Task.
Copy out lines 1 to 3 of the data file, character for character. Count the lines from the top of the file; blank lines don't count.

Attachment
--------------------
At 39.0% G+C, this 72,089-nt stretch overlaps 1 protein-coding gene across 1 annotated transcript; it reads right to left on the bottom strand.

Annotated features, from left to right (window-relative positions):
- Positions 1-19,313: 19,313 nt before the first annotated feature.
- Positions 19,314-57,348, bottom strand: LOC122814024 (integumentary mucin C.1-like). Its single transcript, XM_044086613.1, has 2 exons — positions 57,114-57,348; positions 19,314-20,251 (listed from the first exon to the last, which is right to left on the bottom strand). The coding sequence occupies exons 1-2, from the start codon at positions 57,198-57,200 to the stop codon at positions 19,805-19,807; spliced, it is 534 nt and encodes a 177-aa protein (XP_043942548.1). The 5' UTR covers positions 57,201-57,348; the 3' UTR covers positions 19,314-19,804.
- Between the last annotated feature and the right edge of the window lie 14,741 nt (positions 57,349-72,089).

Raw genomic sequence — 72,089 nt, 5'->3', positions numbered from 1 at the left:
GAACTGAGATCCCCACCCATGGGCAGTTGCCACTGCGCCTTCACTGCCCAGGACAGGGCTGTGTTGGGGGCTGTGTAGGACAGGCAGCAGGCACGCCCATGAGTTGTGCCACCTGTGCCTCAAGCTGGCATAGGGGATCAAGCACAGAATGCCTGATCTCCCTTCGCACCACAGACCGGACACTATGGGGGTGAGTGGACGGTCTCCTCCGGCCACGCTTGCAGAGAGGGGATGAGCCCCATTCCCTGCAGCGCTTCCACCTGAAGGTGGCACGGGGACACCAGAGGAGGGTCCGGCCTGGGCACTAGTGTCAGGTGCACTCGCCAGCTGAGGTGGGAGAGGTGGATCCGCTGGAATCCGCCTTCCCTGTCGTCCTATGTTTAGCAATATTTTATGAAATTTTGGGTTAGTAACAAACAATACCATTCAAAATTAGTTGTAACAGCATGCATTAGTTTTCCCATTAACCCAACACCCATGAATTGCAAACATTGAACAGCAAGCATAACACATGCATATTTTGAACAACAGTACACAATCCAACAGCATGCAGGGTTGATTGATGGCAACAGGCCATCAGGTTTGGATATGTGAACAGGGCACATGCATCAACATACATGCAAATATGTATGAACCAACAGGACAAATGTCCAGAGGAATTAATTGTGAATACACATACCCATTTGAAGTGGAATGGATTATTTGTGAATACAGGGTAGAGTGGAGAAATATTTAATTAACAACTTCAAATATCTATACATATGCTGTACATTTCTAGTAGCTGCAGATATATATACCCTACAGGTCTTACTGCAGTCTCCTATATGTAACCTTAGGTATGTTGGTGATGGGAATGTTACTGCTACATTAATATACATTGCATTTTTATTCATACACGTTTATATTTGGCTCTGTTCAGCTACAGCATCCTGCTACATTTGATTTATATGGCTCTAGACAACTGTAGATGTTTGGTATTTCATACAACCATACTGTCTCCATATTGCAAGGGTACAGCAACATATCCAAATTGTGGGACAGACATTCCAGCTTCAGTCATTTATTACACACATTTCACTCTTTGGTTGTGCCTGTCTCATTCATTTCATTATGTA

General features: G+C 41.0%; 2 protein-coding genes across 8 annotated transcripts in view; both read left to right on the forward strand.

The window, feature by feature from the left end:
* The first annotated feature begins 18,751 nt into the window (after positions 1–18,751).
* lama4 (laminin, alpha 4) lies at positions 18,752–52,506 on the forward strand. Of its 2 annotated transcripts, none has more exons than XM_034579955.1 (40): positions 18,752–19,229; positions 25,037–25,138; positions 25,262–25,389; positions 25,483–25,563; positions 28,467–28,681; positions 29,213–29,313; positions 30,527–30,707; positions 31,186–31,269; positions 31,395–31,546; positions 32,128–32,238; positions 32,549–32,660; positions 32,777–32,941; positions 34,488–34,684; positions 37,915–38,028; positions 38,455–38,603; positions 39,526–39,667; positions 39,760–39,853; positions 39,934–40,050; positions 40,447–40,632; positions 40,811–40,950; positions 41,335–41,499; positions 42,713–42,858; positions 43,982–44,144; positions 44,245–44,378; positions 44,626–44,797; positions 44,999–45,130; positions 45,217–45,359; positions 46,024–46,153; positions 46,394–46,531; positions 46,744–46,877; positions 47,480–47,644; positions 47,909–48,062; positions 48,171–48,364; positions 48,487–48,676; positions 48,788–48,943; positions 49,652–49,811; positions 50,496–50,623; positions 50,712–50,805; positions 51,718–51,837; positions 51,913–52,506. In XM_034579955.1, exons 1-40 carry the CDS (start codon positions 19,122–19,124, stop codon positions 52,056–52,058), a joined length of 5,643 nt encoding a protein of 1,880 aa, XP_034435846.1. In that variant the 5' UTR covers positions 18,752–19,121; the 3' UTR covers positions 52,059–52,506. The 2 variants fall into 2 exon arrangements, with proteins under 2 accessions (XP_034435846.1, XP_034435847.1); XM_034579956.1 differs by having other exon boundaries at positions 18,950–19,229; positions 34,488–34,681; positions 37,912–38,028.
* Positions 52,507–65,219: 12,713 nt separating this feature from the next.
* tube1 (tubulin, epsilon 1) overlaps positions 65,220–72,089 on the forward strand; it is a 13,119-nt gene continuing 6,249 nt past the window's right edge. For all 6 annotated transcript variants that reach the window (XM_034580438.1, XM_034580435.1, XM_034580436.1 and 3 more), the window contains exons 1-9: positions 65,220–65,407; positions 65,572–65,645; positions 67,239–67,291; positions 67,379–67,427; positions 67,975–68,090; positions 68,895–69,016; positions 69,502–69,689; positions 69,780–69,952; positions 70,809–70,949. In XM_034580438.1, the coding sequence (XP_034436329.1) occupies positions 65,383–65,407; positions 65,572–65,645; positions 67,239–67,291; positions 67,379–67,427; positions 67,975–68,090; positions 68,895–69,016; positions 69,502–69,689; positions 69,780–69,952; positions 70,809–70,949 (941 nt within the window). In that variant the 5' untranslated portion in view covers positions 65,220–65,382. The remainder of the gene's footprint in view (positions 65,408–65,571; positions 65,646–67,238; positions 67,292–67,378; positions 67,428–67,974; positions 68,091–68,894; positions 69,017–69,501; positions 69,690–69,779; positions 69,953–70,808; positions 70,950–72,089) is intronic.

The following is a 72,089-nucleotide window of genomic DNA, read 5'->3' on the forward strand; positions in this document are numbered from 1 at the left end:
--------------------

At 39.0% G+C, this 72,089-nt stretch overlaps 1 protein-coding gene across 1 annotated transcript; it reads right to left on the bottom strand.

Annotated features, from left to right (window-relative positions):
- Positions 1-19,313: 19,313 nt before the first annotated feature.